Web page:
Zoom in on these stunning images and see if you can recognise these specimens. Scroll down to reveal their identities.
Scanning electron microscopes (SEM) scan the surface of a sample using a beam of electrons. When the electrons hit atoms they interact, which produces information about the surface of the sample.
SEMs have a large depth of field, which means the images produced have a 3D appearance, like the examples above. These powerful microscopes can magnify a sample anywhere from 25x, about the same as a good magnifying glass, to 250,000x, which is about 250 times better than a light microscope.
SEMs are one of the most flexible and useful tools of the Museum's science facilities. Their resolving power can reveal tiny details, invisible to light microscopes, which can help scientists distinguish between species. Scientists can also track the effects of climate change by comparing recent samples with those from the Museum's historical collections.
The microscopes can also be used to find out the chemical composition of rocks, minerals and meteorites, the latter of which can even reveal information about the early history of the solar system.
Image of the comb on a bumble bee's leg, a species of Bombus. The bumblebee can pull its antenna through the curved notch, and any pollen or debris is caught on the comb fringing.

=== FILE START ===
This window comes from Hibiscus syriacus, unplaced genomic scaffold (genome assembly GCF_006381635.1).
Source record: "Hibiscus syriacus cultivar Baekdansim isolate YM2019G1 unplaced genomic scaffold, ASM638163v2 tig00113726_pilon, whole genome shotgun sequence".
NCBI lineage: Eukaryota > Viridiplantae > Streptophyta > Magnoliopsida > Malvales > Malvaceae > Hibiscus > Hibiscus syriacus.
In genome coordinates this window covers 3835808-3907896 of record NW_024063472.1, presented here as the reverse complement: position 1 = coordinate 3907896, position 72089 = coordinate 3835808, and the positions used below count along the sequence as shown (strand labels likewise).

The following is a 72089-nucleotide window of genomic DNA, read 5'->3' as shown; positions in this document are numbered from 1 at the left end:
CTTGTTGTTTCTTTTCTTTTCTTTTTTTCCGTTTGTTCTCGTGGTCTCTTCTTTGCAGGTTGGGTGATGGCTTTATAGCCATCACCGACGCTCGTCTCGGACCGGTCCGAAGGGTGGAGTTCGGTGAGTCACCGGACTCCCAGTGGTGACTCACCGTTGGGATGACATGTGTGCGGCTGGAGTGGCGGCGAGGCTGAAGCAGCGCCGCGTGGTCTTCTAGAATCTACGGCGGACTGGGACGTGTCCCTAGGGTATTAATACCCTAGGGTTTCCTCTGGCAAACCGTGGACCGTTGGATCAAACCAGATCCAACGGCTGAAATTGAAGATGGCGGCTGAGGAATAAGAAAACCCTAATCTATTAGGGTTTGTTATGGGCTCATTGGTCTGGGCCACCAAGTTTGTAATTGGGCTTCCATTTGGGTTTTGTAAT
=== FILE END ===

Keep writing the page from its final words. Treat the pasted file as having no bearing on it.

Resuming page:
Image showing the head and compound eye of a blackfly, Simulium damnosum. This fly is a vector of a parasite that causes River Blindness.
This image shows the scales on a butterfly wing. Microscopic ridges on the scales reflect the light and give the wing its colour.
Image of the head of a common wasp, Vespula vulgari. Their mouthparts are well-developed for eating insects, with a tongue for sucking nectar or fruit.
This image shows a vertical section through an unripe fruiting head of a dandelion, Taraxacum officinale, in the yellow flower stage.
Image showing a diatom, a species of Amphitetras, with its ornate silica shell.
This is an image of a human head louse, Pediculus humanus. These external parasites use their hook-like claws to grip the hair.
Did you guess this one? It's the head of a house fly, Musca domestica, showing the compound eye.
This is an image of a moss spore capsule, Ceratodon purpureus.
This is a red grape, a species of Vitis.
This is the head of a small tortoiseshell butterfly, Aglais urticae.
This is an image of a strawberry, a species of Fragaria.
Discover how natural history art and imaging techniques have developed since the 17th century and explore selected artworks from the Museum’s world-class art collections.
What happens behind the scenes in the Museum's Life Sciences Department? Curator Erica McAlister has about 30,000 species of fly to look after, and fieldwork trips at home and abroad. Her life is never dull!Follow the blog